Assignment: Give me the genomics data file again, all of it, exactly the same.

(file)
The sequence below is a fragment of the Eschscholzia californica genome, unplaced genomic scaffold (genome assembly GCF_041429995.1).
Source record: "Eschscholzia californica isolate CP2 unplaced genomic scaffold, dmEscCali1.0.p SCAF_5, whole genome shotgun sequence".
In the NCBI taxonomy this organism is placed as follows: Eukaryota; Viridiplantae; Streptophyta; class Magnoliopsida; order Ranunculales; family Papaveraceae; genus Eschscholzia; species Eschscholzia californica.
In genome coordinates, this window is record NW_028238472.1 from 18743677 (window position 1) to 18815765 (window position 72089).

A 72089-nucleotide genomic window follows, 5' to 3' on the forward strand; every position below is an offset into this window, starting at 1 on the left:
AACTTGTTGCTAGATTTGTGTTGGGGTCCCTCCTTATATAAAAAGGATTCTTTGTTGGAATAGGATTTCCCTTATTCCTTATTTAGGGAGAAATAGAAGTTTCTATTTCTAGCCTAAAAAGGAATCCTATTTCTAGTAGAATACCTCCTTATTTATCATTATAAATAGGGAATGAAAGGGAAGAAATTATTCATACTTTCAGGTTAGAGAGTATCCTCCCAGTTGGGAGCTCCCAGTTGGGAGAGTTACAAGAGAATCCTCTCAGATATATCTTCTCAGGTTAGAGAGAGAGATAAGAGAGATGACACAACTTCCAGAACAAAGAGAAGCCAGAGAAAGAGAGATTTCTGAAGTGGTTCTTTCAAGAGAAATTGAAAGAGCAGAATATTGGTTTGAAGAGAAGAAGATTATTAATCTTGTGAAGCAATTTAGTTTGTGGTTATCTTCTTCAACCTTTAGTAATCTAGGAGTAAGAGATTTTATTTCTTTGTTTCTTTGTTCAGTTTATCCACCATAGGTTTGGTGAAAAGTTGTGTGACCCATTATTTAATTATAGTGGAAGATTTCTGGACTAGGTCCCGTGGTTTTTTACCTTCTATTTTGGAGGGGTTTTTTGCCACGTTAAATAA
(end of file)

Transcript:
The sequence below is a fragment of the Eschscholzia californica genome, unplaced genomic scaffold (genome assembly GCF_041429995.1).
Source record: "Eschscholzia californica isolate CP2 unplaced genomic scaffold, dmEscCali1.0.p SCAF_5, whole genome shotgun sequence".
In the NCBI taxonomy this organism is placed as follows: Eukaryota; Viridiplantae; Streptophyta; class Magnoliopsida; order Ranunculales; family Papaveraceae; genus Eschscholzia; species Eschscholzia californica.
In genome coordinates, this window is record NW_028238472.1 from 18743677 (window position 1) to 18815765 (window position 72089).

A 72089-nucleotide genomic window follows, 5' to 3' on the forward strand; every position below is an offset into this window, starting at 1 on the left:
AACTTGTTGCTAGATTTGTGTTGGGGTCCCTCCTTATATAAAAAGGATTCTTTGTTGGAATAGGATTTCCCTTATTCCTTATTTAGGGAGAAATAGAAGTTTCTATTTCTAGCCTAAAAAGGAATCCTATTTCTAGTAGAATACCTCCTTATTTATCATTATAAATAGGGAATGAAAGGGAAGAAATTATTCATACTTTCAGGTTAGAGAGTATCCTCCCAGTTGGGAGCTCCCAGTTGGGAGAGTTACAAGAGAATCCTCTCAGATATATCTTCTCAGGTTAGAGAGAGAGATAAGAGAGATGACACAACTTCCAGAACAAAGAGAAGCCAGAGAAAGAGAGATTTCTGAAGTGGTTCTTTCAAGAGAAATTGAAAGAGCAGAATATTGGTTTGAAGAGAAGAAGATTATTAATCTTGTGAAGCAATTTAGTTTGTGGTTATCTTCTTCAACCTTTAGTAATCTAGGAGTAAGAGATTTTATTTCTTTGTTTCTTTGTTCAGTTTATCCACCATAGGTTTGGTGAAAAGTTGTGTGACCCATTATTTAATTATAGTGGAAGATTTCTGGACTAGGTCCCGTGGTTTTTTACCTTCTATTTTGGAGGGGTTTTTTGCCACGTTAAATAA